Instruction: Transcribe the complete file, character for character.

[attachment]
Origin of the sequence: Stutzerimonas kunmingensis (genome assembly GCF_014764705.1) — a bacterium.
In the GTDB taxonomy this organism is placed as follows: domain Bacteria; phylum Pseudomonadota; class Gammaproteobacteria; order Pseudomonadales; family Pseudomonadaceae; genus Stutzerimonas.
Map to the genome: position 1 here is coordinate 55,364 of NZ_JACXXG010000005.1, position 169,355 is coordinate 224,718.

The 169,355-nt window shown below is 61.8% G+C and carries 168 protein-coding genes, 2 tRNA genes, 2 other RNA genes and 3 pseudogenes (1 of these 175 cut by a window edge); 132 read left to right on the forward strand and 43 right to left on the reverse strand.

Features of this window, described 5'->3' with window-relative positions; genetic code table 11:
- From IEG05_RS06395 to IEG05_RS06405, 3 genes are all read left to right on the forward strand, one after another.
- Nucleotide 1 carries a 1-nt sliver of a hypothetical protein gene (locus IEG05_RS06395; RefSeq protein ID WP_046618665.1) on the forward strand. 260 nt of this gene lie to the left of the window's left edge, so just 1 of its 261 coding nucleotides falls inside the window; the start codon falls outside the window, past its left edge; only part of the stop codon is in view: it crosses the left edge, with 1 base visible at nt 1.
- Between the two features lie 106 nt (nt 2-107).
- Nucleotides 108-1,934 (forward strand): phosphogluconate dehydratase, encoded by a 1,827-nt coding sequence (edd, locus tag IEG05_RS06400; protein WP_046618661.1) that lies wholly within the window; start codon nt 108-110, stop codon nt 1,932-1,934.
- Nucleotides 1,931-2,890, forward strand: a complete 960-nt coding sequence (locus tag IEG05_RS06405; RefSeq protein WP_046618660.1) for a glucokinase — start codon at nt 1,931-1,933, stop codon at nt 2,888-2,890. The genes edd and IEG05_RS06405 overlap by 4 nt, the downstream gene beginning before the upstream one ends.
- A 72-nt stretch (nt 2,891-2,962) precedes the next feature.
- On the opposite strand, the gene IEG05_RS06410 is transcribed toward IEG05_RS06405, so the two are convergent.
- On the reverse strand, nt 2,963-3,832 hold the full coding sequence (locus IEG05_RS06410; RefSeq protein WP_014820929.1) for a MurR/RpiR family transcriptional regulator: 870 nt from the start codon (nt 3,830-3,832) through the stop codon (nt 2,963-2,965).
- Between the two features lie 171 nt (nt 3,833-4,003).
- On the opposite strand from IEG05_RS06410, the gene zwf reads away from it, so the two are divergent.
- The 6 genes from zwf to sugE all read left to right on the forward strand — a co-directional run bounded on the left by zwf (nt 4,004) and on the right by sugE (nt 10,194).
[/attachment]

Origin of the sequence: Stutzerimonas kunmingensis (genome assembly GCF_014764705.1) — a bacterium.
In the GTDB taxonomy this organism is placed as follows: domain Bacteria; phylum Pseudomonadota; class Gammaproteobacteria; order Pseudomonadales; family Pseudomonadaceae; genus Stutzerimonas.
Map to the genome: position 1 here is coordinate 55,364 of NZ_JACXXG010000005.1, position 169,355 is coordinate 224,718.

The 169,355-nt window shown below is 61.8% G+C and carries 168 protein-coding genes, 2 tRNA genes, 2 other RNA genes and 3 pseudogenes (1 of these 175 cut by a window edge); 132 read left to right on the forward strand and 43 right to left on the reverse strand.

Features of this window, described 5'->3' with window-relative positions; genetic code table 11:
- From IEG05_RS06395 to IEG05_RS06405, 3 genes are all read left to right on the forward strand, one after another.
- Nucleotide 1 carries a 1-nt sliver of a hypothetical protein gene (locus IEG05_RS06395; RefSeq protein ID WP_046618665.1) on the forward strand. 260 nt of this gene lie to the left of the window's left edge, so just 1 of its 261 coding nucleotides falls inside the window; the start codon falls outside the window, past its left edge; only part of the stop codon is in view: it crosses the left edge, with 1 base visible at nt 1.
- Between the two features lie 106 nt (nt 2-107).
- Nucleotides 108-1,934 (forward strand): phosphogluconate dehydratase, encoded by a 1,827-nt coding sequence (edd, locus tag IEG05_RS06400; protein WP_046618661.1) that lies wholly within the window; start codon nt 108-110, stop codon nt 1,932-1,934.
- Nucleotides 1,931-2,890, forward strand: a complete 960-nt coding sequence (locus tag IEG05_RS06405; RefSeq protein WP_046618660.1) for a glucokinase — start codon at nt 1,931-1,933, stop codon at nt 2,888-2,890. The genes edd and IEG05_RS06405 overlap by 4 nt, the downstream gene beginning before the upstream one ends.
- A 72-nt stretch (nt 2,891-2,962) precedes the next feature.
- On the opposite strand, the gene IEG05_RS06410 is transcribed toward IEG05_RS06405, so the two are convergent.
- On the reverse strand, nt 2,963-3,832 hold the full coding sequence (locus IEG05_RS06410; RefSeq protein WP_014820929.1) for a MurR/RpiR family transcriptional regulator: 870 nt from the start codon (nt 3,830-3,832) through the stop codon (nt 2,963-2,965).
- Between the two features lie 171 nt (nt 3,833-4,003).
- On the opposite strand from IEG05_RS06410, the gene zwf reads away from it, so the two are divergent.
- The 6 genes from zwf to sugE all read left to right on the forward strand — a co-directional run bounded on the left by zwf (nt 4,004) and on the right by sugE (nt 10,194).